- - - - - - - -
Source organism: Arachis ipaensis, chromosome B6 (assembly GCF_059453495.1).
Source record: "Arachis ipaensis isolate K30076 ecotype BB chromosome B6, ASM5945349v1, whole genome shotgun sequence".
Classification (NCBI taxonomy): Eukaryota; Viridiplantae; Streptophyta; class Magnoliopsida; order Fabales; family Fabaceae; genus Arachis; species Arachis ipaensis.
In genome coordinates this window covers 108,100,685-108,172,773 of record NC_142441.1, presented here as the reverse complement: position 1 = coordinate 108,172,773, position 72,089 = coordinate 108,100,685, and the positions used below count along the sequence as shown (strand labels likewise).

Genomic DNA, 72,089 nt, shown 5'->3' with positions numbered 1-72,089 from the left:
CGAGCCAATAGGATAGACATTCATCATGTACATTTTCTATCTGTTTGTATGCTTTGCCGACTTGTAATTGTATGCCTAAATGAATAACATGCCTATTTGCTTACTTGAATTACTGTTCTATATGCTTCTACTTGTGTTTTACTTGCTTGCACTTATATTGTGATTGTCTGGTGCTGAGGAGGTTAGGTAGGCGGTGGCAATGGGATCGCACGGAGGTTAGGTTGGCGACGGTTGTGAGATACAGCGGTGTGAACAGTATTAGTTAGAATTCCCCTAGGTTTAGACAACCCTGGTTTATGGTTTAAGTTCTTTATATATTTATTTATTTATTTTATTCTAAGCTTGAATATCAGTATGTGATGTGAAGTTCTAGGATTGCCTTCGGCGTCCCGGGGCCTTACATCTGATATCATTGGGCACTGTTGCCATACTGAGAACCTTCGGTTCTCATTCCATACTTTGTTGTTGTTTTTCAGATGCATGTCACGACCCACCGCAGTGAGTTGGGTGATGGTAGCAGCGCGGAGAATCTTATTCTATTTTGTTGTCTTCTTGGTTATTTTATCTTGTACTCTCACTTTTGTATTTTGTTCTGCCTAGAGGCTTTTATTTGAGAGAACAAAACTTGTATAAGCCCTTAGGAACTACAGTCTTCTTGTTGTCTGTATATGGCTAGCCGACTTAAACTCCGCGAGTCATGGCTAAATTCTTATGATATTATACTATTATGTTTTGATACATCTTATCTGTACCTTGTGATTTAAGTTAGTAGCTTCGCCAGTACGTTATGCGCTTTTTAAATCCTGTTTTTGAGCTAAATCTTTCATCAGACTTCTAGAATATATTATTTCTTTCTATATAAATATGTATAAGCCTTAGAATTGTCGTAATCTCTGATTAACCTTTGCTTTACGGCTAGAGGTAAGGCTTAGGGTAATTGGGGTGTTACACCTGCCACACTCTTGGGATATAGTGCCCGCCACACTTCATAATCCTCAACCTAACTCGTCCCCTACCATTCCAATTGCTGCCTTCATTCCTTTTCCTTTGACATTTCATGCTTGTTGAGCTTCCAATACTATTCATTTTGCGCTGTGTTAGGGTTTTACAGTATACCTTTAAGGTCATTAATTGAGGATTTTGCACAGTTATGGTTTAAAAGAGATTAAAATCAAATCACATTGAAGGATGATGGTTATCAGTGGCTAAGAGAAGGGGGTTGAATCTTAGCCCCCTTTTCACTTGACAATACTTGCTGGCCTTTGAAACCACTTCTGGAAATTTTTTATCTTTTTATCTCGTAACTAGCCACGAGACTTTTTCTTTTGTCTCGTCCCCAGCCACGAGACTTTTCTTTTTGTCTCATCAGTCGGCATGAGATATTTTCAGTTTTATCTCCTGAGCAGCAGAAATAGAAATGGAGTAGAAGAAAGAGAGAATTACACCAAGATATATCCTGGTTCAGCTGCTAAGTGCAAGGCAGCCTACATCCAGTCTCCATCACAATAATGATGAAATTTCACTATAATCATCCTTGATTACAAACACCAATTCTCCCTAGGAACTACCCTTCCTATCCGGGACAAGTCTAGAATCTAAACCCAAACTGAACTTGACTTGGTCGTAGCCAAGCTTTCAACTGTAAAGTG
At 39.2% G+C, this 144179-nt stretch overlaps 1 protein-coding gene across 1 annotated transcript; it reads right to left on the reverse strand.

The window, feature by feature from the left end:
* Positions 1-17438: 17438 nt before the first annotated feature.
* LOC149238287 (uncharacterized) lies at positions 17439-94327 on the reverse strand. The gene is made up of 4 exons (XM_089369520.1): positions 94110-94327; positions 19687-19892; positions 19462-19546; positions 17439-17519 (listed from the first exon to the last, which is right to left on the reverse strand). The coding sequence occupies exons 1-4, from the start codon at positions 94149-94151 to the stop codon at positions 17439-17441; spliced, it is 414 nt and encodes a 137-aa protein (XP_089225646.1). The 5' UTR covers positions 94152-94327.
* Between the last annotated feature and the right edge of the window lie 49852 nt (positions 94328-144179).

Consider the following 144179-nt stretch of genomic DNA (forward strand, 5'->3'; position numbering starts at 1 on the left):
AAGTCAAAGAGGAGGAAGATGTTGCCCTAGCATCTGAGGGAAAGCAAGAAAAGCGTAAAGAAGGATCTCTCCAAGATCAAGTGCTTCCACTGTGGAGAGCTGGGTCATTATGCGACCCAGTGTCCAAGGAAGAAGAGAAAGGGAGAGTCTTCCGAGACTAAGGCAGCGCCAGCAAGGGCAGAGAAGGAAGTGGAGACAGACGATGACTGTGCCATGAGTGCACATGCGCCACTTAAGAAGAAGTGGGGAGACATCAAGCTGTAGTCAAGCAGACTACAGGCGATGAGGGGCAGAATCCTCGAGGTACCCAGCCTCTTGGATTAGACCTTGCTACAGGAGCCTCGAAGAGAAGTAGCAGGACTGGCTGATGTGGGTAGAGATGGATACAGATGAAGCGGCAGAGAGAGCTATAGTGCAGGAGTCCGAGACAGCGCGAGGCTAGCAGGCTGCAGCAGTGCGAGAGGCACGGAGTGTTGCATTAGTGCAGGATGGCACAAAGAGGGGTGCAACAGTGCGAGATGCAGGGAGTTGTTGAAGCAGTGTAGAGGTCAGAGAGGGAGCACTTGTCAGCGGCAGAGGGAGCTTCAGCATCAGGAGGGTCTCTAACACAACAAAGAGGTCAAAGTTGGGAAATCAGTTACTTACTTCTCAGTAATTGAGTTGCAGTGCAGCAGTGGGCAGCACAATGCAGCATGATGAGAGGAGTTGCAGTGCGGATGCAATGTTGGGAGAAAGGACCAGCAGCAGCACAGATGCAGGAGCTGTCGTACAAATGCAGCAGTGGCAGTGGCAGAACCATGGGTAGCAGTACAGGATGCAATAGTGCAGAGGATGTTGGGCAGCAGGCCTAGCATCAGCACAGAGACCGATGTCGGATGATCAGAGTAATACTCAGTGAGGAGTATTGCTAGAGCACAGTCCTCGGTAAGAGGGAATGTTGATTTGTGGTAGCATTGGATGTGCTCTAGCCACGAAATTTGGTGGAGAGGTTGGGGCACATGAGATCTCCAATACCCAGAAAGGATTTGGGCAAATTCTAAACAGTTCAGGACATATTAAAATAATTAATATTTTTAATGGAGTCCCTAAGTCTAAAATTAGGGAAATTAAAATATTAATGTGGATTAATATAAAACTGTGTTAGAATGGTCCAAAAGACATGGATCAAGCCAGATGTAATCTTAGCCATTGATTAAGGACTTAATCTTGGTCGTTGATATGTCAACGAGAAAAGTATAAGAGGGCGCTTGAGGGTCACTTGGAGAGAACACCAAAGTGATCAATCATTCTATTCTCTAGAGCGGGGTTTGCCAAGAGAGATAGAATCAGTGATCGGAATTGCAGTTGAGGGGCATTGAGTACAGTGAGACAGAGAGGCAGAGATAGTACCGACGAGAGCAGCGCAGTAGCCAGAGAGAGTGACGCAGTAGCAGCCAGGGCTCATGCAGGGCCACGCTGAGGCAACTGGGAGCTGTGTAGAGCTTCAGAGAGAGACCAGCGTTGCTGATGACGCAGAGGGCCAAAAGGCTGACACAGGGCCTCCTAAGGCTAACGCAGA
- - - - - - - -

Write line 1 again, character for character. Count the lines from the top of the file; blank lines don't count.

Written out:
Source organism: Arachis ipaensis, chromosome B6 (assembly GCF_059453495.1).